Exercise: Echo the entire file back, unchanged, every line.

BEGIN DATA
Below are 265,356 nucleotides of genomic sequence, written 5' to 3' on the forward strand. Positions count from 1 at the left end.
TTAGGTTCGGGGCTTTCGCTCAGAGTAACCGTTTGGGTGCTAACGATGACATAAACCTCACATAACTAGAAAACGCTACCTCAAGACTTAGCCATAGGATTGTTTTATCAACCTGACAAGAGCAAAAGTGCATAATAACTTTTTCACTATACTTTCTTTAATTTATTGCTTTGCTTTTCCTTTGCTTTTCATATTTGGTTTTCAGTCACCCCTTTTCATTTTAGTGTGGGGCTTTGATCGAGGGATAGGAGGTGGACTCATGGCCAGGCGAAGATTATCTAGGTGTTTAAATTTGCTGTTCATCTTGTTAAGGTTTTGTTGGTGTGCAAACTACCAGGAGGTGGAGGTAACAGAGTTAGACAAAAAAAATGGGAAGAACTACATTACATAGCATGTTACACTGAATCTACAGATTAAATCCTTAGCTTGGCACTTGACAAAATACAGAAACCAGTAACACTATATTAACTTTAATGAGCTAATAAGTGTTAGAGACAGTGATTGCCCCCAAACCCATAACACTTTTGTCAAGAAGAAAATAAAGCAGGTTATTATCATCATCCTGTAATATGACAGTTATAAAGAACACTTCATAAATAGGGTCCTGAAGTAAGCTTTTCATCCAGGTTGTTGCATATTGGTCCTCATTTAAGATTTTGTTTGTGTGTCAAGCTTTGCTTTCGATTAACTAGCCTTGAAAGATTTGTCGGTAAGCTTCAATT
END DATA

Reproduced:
Below are 265,356 nucleotides of genomic sequence, written 5' to 3' on the forward strand. Positions count from 1 at the left end.
TTAGGTTCGGGGCTTTCGCTCAGAGTAACCGTTTGGGTGCTAACGATGACATAAACCTCACATAACTAGAAAACGCTACCTCAAGACTTAGCCATAGGATTGTTTTATCAACCTGACAAGAGCAAAAGTGCATAATAACTTTTTCACTATACTTTCTTTAATTTATTGCTTTGCTTTTCCTTTGCTTTTCATATTTGGTTTTCAGTCACCCCTTTTCATTTTAGTGTGGGGCTTTGATCGAGGGATAGGAGGTGGACTCATGGCCAGGCGAAGATTATCTAGGTGTTTAAATTTGCTGTTCATCTTGTTAAGGTTTTGTTGGTGTGCAAACTACCAGGAGGTGGAGGTAACAGAGTTAGACAAAAAAAATGGGAAGAACTACATTACATAGCATGTTACACTGAATCTACAGATTAAATCCTTAGCTTGGCACTTGACAAAATACAGAAACCAGTAACACTATATTAACTTTAATGAGCTAATAAGTGTTAGAGACAGTGATTGCCCCCAAACCCATAACACTTTTGTCAAGAAGAAAATAAAGCAGGTTATTATCATCATCCTGTAATATGACAGTTATAAAGAACACTTCATAAATAGGGTCCTGAAGTAAGCTTTTCATCCAGGTTGTTGCATATTGGTCCTCATTTAAGATTTTGTTTGTGTGTCAAGCTTTGCTTTCGATTAACTAGCCTTGAAAGATTTGTCGGTAAGCTTCAATT